YWG: Wow. Pretty cool situation. Sounds like the way to change CBA.

Wayne: Well I don’t know about that, but we’re going to try to have fun.

YWG: Thanks, Wayne. And thanks for inviting so much challenging discussion through this book. I know I'm not alone in just being grateful for the opportunity to finally explore this stuff in a larger way.

The New Bible: The Books of The Bible

There are many parts of my position as acquisitions editor at WaterBrook that are really cool. One of those things is certainly discussing ideas that have significant potential for publication. The exchange of intellectual capital, so to speak, is invigorating and always interesting. I’m truly amazed at the breadth of skill, talent, and experience of the people I get to call friends. 

But one of the coolest perks is all the free books.

When Mike Morrell of the counter-cultural Christian web journal The Ooze asked me to take part in the reviewing service for their site, I was more than happy to accept. I haven’t had time to write about any of the books—and I don’t really have time now—but one new arrival deserves a special mention.

The Books of the Bible is the new much-anticipated Bible project from International Bible Society and it’s everything we’ve been hoping for from the old bee-eye-bee-el-ee all along. No more artificial divisions and confusing textual structures. Gone are the arbitrary numbers and chapters, the text notes and superscript code language, replaced by the simple, straight-forward story of God and his creation.

Going through Luke-Acts, I kept thinking, Why hasn’t anyone thought of this before? It’s truly a delight to read and I’ve made significant headway in my goal to finish reading the entire Bible this year already. If you don’t think it matters, that you’ve always read the Bible as segments of broken statements and disconnected phrases, I’d challenge you to go find one of these inexpensive new Bibles at your local bookstore. Someone’s probably already said it, but this new version of the TNIV brings the reading experience back to the foundational texts—it’s the Bible without the babble.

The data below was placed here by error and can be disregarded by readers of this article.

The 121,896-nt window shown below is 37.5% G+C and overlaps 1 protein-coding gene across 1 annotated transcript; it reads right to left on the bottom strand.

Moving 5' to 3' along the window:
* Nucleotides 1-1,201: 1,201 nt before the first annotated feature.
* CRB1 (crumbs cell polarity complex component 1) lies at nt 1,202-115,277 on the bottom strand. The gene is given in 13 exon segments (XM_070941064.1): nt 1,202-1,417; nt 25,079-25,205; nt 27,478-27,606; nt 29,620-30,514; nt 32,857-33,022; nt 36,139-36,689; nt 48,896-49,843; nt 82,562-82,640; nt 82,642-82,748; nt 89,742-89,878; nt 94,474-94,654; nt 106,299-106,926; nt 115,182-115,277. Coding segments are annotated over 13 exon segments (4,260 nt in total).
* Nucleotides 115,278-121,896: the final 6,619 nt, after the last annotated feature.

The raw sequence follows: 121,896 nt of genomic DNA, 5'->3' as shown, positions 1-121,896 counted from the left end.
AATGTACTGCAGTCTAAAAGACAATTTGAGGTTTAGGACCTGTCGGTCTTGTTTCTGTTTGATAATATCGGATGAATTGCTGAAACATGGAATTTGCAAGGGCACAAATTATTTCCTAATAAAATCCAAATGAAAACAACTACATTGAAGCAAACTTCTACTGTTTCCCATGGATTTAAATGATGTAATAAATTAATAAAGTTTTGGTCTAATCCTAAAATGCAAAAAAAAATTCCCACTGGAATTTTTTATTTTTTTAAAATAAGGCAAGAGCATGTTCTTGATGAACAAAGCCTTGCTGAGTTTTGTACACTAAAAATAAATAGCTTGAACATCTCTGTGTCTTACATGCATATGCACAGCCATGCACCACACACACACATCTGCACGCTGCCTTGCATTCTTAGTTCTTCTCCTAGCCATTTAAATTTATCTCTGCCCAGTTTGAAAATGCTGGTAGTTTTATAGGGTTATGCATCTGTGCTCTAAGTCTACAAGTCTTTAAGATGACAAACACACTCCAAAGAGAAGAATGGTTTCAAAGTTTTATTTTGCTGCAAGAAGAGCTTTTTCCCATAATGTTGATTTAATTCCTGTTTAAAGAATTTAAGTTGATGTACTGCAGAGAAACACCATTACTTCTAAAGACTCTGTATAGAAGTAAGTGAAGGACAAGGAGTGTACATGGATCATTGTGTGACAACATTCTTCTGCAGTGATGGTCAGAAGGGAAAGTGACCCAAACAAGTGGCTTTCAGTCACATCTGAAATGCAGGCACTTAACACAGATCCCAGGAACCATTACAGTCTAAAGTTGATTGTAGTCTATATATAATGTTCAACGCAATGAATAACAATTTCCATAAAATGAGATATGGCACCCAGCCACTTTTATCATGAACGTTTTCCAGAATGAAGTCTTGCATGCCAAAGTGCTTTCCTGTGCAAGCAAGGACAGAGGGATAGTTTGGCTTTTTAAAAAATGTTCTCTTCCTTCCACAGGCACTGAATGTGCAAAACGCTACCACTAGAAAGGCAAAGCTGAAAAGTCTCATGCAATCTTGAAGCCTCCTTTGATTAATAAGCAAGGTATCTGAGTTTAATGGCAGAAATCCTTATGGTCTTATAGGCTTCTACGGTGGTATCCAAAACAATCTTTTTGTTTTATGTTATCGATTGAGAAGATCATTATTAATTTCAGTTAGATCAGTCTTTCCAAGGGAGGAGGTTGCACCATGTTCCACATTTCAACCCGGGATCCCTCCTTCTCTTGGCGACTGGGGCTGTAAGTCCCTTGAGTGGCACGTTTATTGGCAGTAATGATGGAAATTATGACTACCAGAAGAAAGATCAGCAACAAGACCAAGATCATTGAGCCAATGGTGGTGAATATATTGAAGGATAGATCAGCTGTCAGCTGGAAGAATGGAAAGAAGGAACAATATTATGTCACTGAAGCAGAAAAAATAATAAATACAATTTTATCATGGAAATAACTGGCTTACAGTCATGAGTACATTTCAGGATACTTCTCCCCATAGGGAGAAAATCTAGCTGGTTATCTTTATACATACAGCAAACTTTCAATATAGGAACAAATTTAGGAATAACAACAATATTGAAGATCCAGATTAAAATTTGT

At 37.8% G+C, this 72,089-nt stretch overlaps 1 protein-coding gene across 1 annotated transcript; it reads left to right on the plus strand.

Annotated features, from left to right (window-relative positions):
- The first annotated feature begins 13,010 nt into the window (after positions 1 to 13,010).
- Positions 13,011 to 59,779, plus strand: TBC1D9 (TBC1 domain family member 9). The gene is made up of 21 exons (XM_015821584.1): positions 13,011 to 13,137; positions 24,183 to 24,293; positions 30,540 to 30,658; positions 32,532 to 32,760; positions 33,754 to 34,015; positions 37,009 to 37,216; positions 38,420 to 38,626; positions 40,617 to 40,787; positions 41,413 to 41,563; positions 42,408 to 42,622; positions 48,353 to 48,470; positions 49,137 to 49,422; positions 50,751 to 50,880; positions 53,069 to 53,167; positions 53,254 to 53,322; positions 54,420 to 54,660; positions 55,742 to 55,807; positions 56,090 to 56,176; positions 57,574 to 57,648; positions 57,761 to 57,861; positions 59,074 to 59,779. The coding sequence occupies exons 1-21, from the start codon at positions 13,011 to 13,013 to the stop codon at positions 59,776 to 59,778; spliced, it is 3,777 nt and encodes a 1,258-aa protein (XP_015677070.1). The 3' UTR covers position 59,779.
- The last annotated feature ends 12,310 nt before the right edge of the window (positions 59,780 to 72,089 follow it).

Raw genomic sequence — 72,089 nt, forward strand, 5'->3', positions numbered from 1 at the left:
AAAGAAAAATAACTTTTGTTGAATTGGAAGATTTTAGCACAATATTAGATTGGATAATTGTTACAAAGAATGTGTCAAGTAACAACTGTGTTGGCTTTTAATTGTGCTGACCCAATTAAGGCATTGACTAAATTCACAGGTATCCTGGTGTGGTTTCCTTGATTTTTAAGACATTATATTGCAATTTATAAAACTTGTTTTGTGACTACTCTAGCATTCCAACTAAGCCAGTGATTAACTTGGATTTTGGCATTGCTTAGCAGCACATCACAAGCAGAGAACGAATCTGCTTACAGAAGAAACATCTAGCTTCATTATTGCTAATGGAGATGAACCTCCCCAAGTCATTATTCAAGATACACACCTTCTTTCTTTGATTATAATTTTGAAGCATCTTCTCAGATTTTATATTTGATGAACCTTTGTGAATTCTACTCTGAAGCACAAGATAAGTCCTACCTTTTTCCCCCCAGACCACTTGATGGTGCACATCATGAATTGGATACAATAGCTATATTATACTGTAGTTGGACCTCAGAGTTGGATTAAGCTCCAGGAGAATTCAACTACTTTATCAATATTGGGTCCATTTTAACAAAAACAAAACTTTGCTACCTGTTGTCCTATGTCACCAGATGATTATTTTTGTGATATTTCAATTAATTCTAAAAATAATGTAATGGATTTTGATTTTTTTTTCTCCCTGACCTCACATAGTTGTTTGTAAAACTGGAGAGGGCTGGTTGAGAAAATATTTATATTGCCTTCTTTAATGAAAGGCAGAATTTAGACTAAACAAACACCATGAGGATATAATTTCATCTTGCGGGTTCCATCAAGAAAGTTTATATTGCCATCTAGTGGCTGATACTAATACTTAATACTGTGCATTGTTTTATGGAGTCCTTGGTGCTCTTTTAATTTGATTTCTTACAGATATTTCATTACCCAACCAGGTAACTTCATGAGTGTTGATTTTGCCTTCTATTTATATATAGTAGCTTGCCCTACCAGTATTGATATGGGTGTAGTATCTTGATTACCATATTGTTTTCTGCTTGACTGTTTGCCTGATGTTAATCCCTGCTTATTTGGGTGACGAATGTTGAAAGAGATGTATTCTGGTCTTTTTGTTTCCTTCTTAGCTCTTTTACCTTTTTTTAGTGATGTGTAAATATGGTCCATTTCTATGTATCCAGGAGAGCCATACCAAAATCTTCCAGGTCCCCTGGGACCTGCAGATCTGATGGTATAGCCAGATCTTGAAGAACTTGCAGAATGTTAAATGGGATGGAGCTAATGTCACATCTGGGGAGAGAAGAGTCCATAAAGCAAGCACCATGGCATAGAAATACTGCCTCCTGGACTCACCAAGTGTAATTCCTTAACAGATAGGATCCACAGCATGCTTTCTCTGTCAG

It changes the order of the books to be more logical and follow the intent of the original books, shedding new light on the history and meaning behind the well-known events. It’s broadens your perspective to include the particular distinctiveness of the authors’ voices and historical context, but also repairs misunderstandings about certain books’ type of writing, like James, primarily a book of wisdom writing like Proverbs rather than a letter like Romans. This creates a freedom to read the books in a new understanding of their theological traditions as well, which will be a completely new experience for most Christians.

Imagine if the Bible started to really come alive.

Now, of course, this is a very controversial Bible as well. Google it. Some Christians aren’t happy about it, and in fact rumors are IBS wasn’t all in on the concept either. But progress can’t be stopped. I’ve written about another controversial Bible here before—the Inductive New American Standard. And in fact, I still prefer that translation. If I could blend the two, I’d probably run off and join a monastery, so God’s preserving my family by keeping that from me. But after a couple weeks reading through this new Bible, I think I’ll probably still be talking about this. It’s that cool.

So check it out. And get into the real meaningfulness of "the word."